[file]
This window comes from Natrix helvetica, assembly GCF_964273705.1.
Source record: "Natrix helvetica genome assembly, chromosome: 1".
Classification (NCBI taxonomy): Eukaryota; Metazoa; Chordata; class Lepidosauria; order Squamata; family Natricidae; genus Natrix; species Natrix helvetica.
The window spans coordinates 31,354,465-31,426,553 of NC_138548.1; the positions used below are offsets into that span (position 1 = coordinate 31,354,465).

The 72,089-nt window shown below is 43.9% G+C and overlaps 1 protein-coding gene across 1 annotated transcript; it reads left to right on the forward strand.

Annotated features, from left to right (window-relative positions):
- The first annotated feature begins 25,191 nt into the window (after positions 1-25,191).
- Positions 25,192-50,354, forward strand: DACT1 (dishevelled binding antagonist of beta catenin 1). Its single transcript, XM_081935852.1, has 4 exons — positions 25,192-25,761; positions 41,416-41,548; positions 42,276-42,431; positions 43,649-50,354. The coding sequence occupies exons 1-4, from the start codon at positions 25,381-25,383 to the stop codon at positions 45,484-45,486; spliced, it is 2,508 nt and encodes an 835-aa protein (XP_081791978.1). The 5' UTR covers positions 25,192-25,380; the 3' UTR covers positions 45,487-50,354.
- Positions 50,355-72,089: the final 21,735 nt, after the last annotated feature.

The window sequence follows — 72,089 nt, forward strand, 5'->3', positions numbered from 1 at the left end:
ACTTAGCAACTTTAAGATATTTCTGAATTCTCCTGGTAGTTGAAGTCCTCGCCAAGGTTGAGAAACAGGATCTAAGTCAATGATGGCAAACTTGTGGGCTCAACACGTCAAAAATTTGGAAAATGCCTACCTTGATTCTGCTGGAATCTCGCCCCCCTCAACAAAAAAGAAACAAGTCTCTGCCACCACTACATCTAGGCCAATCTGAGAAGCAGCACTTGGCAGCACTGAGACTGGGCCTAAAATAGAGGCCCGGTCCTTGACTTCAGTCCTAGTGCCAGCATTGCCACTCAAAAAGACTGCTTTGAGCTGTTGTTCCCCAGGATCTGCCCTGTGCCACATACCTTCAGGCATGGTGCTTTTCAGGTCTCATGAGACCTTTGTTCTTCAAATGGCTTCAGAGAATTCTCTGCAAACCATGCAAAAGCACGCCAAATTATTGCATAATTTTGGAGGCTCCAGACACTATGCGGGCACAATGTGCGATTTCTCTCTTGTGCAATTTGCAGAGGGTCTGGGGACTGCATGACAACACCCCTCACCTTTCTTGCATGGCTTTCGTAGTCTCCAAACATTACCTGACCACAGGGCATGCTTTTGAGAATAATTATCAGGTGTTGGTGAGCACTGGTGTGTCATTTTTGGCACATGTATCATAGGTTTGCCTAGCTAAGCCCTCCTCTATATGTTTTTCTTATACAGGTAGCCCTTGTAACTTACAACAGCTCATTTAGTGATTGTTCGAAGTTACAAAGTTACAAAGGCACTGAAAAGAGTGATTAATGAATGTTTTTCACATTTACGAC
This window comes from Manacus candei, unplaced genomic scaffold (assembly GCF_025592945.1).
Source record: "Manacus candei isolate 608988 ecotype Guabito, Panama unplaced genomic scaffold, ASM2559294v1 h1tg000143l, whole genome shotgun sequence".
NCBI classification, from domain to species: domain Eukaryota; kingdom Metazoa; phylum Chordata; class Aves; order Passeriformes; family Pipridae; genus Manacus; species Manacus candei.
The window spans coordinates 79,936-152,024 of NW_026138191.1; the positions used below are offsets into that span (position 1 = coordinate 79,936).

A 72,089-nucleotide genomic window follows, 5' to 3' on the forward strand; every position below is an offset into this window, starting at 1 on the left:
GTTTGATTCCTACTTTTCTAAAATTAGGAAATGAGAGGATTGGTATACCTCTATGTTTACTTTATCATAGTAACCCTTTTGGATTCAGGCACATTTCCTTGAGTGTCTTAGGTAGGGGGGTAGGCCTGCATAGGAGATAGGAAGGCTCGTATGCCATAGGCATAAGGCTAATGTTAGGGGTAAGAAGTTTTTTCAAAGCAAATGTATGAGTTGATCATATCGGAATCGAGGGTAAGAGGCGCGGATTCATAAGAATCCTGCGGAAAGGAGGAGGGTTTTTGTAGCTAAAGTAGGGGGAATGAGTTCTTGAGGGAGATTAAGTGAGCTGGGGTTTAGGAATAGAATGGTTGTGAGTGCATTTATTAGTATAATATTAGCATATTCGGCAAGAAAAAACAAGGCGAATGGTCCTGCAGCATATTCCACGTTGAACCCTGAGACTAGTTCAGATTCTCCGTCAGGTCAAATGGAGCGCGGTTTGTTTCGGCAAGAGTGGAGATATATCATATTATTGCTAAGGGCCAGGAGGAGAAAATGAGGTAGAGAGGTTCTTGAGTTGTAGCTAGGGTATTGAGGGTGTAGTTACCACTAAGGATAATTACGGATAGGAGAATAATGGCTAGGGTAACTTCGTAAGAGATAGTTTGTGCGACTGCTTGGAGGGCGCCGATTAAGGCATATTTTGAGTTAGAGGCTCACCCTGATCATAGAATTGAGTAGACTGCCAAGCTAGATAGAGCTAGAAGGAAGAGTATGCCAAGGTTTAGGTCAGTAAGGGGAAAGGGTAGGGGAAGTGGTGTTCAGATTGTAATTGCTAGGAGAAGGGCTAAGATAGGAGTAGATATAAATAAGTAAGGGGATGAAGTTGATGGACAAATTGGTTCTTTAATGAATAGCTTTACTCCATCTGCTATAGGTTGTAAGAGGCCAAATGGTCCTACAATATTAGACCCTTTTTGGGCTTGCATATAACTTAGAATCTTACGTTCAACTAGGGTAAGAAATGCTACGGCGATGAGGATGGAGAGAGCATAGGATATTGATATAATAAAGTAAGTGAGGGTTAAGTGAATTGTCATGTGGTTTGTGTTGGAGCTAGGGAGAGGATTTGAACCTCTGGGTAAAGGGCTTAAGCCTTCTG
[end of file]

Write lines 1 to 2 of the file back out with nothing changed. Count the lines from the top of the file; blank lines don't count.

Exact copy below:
This window comes from Natrix helvetica, assembly GCF_964273705.1.
Source record: "Natrix helvetica genome assembly, chromosome: 1".